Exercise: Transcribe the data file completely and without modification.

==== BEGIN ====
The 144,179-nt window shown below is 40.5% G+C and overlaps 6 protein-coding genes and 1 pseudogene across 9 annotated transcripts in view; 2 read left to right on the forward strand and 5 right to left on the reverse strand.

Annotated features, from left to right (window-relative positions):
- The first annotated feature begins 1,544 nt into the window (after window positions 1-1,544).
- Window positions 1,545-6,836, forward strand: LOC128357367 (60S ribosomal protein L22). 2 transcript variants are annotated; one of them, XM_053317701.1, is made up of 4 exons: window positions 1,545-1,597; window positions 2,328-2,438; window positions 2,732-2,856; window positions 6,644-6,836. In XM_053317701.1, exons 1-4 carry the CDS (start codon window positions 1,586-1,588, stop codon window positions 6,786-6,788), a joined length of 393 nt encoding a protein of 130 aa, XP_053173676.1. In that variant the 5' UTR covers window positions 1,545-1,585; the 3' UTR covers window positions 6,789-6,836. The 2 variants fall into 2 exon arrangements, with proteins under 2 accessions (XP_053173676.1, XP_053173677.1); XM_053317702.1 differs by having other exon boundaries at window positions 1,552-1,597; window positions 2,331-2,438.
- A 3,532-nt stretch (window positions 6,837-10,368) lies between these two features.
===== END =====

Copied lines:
The 144,179-nt window shown below is 40.5% G+C and overlaps 6 protein-coding genes and 1 pseudogene across 9 annotated transcripts in view; 2 read left to right on the forward strand and 5 right to left on the reverse strand.

Annotated features, from left to right (window-relative positions):
- The first annotated feature begins 1,544 nt into the window (after window positions 1-1,544).
- Window positions 1,545-6,836, forward strand: LOC128357367 (60S ribosomal protein L22). 2 transcript variants are annotated; one of them, XM_053317701.1, is made up of 4 exons: window positions 1,545-1,597; window positions 2,328-2,438; window positions 2,732-2,856; window positions 6,644-6,836. In XM_053317701.1, exons 1-4 carry the CDS (start codon window positions 1,586-1,588, stop codon window positions 6,786-6,788), a joined length of 393 nt encoding a protein of 130 aa, XP_053173676.1. In that variant the 5' UTR covers window positions 1,545-1,585; the 3' UTR covers window positions 6,789-6,836. The 2 variants fall into 2 exon arrangements, with proteins under 2 accessions (XP_053173676.1, XP_053173677.1); XM_053317702.1 differs by having other exon boundaries at window positions 1,552-1,597; window positions 2,331-2,438.
- A 3,532-nt stretch (window positions 6,837-10,368) lies between these two features.